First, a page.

Abigail Klein Leichman
July 18, 2012

A team of four Israeli sixth-graders captured first place at the seventh annual MindLab Olympics international championships, a “thinking games” competition for children from 10 countries.

It wasn’t the first time, either. In fact, Israel has brought home the gold all seven years of the competition.

Spread the Word
• Email this article to friends or colleagues
• Share this article on Facebook or Twitter
• Write about and link to this article on your blog
• Local relevancy? Send this article to your local press

Each national team consists of the highest-scoring school’s top contenders in each of four games: Abalone, Quoridor, checkers and Octi. In Israel, 18 schools competed for the privilege of representing their country in the Romanian resort city of Sinaia against teams from Brazil, Italy, Romania, Hungary, Turkey, Australia, Panama, Ireland and the United Kingdom.

ISRAEL21c spoke with Avi Klein, the checkers champ of this year’s Israeli team from the Ma’aleh HaTorah school in Ma’aleh Adumim. This was the same school that won last year, too.

“I started learning the games in fifth grade and I didn’t really like them,” Avi admits. “Then I saw checkers and I wanted to play that. Checkers teaches you to think before you act, because after you play [a move] you can’t go back.”

He was accompanied to Romania by teammates Yehuda Klein (his first cousin), Ori Lifshitz and Aviad Loberbaum, chaperoned by adults including his father, David. Aviad, who was also on last year’s team that competed in Portugal, carried the Israeli flag as the boys made their entry to the playing floor to the melody of the Israeli folk song “Hevenu Shalom Aleichem” (“We bring peace to you”).

The boys were coached by teacher Moshe Ben-Ami as part of an enrichment program.

Patience is a winning virtue

The young contestants perfected their skills by playing game after game during recess and over weekends at home. “You need to be very patient,” says Avi.

The winning Israeli team: From left, Ori Lifshitz, Aviad Loberbaum, Yehuda Klein and Avi Klein with coach Moshe Ben-Ami.
The winning Israeli team: From left, Ori Lifshitz, Aviad Loberbaum, Yehuda Klein and Avi Klein with coach Moshe Ben-Ami.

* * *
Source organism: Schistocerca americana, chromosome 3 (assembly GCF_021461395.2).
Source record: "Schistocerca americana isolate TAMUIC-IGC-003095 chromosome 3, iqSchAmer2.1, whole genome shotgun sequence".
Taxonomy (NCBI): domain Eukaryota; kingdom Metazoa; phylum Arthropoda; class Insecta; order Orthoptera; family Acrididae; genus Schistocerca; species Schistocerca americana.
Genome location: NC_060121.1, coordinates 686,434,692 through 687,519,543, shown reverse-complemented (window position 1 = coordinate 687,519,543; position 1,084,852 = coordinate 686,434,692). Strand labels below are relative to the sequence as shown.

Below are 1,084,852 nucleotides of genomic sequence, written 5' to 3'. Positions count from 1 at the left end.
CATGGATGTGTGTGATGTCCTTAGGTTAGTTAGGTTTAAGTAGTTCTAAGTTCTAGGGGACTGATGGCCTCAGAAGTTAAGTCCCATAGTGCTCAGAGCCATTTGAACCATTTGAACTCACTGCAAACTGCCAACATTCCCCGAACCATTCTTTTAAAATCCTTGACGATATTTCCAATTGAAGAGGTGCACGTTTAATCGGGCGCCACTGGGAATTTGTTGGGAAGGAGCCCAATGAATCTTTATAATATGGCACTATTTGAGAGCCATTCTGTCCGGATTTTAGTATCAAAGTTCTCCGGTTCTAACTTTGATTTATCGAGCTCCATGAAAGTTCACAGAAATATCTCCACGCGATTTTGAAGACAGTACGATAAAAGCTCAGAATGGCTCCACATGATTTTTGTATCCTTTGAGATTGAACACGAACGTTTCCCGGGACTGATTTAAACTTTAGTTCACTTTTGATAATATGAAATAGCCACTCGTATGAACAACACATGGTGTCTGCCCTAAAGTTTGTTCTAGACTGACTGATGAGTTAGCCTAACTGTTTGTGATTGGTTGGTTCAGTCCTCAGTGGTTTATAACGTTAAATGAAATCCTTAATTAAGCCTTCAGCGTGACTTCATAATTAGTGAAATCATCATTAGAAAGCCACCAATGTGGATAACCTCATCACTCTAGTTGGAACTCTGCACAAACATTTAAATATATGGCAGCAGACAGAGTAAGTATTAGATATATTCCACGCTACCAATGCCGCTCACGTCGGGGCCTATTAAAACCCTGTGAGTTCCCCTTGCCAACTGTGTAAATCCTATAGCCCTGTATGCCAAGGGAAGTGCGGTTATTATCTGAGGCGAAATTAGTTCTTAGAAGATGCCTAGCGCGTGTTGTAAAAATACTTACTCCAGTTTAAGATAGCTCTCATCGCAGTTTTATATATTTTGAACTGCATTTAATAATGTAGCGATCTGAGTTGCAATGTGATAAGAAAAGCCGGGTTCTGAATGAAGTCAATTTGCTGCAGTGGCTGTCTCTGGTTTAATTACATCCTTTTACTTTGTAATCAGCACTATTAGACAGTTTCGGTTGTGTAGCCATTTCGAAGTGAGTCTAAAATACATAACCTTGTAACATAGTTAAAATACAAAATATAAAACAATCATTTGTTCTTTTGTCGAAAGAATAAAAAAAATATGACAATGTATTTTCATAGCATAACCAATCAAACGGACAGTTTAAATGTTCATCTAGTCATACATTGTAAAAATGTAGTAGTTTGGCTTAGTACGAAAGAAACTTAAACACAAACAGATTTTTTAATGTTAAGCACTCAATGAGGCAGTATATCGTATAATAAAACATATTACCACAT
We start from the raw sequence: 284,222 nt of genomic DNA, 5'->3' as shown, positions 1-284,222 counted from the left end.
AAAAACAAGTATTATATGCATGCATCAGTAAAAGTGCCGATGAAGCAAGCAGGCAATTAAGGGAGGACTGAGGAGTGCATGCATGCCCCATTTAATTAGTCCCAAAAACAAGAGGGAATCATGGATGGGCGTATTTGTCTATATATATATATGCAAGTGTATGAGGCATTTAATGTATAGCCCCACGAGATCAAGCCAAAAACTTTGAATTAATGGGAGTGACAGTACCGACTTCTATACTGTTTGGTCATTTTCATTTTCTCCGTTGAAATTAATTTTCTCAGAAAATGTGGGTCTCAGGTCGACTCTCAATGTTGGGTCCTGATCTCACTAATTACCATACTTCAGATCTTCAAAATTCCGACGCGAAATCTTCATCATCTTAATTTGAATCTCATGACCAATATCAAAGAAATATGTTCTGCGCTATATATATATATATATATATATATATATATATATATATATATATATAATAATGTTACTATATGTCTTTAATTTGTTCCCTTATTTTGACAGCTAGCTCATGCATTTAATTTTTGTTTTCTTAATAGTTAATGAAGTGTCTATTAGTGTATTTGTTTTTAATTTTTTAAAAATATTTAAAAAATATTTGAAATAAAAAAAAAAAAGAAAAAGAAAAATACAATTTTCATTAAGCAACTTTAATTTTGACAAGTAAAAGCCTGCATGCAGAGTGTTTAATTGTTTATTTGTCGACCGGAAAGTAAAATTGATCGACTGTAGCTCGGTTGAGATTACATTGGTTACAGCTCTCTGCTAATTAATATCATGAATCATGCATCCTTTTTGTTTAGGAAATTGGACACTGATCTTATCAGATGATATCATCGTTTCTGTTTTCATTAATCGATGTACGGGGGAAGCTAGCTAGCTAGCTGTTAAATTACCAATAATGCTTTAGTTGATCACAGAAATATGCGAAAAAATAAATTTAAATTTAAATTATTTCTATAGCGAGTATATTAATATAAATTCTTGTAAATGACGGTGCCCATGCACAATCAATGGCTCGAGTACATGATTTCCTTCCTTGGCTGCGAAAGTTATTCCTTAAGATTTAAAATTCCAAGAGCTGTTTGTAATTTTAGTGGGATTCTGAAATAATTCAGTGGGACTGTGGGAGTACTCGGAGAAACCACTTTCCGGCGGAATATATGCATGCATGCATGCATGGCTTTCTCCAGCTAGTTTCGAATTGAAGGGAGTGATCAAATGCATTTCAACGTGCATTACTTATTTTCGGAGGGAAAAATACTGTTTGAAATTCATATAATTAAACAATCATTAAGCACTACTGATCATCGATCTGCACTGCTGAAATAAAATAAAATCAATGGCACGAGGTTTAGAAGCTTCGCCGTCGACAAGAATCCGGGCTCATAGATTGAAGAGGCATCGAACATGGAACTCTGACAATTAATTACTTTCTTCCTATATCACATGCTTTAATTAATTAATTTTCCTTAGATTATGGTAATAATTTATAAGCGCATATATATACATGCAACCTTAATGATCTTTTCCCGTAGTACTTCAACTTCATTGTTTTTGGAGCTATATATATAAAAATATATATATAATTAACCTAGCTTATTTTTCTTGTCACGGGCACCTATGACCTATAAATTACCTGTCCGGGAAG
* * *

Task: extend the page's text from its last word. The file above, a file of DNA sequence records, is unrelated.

At the international MindLab Olympics, the only competitor who gave Avi a run for his money was a girl from Hungary who seemed to think out her strategy in exactly the same way that he does. He bested her in one game, while their other match ended in a draw.

“I was a little worried,” Avi recalls. “She almost won, so I did something to make a draw.” The Hungarian team came in second overall.

One of the benefits of making the international round is the opportunity to get acquainted with peers from different countries. Conversing mostly in English, the kids chatted between games, at meals and during activities over the four days. One of the places they visited was Bran Castle, a.k.a. Dracula Castle, near the Transylvanian border.

According to David Klein, the experience had value beyond the trophies the kids brought back to Israel for ranking No. 1 in both individual and team play.

“This whole process of mind games puts an emphasis on proper behavior, concentration, persistence, thinking, planning, perseverance, losing well and winning well,” he tells ISRAEL21c. “The fact that you can enjoy thinking hard is an important lesson also.”

Thinking games

Checkers is well known, but what about the other three “thinking games” in the MindLab Olympics?

Abalone is a strategy board game in which each player is represented by marbles of opposing colors. The board consists of 61 circular spaces arranged in a hexagon, five on a side. Each player has 14 marbles. The objective is to push six of the opponent’s marbles off the edge of the board.

Quoridor, which received the Mensa Mind Game award in 1997, is played on a game board of 81 square spaces. The goal of the game is to be the first player to move his or her pawn to any space on the opposite side of the board, navigating around “walls” that the opponent puts up to block the path.

Octi is similar to checkers and chess but more complex. It allows for multiple jumping, capturing and other special movements. On each move, players decide whether to bring in new pieces, upgrade their existing pieces, or move a piece.

More on Life

Fighting for Israel's truth

We cover what makes life in Israel so special — it's people. A non-profit organization, ISRAEL21c's team of journalists are committed to telling stories that humanize Israelis and show their positive impact on our world. You can bring these stories to life by making a donation of $6/month. 

Jason Harris

Jason Harris

Executive Director

More on Education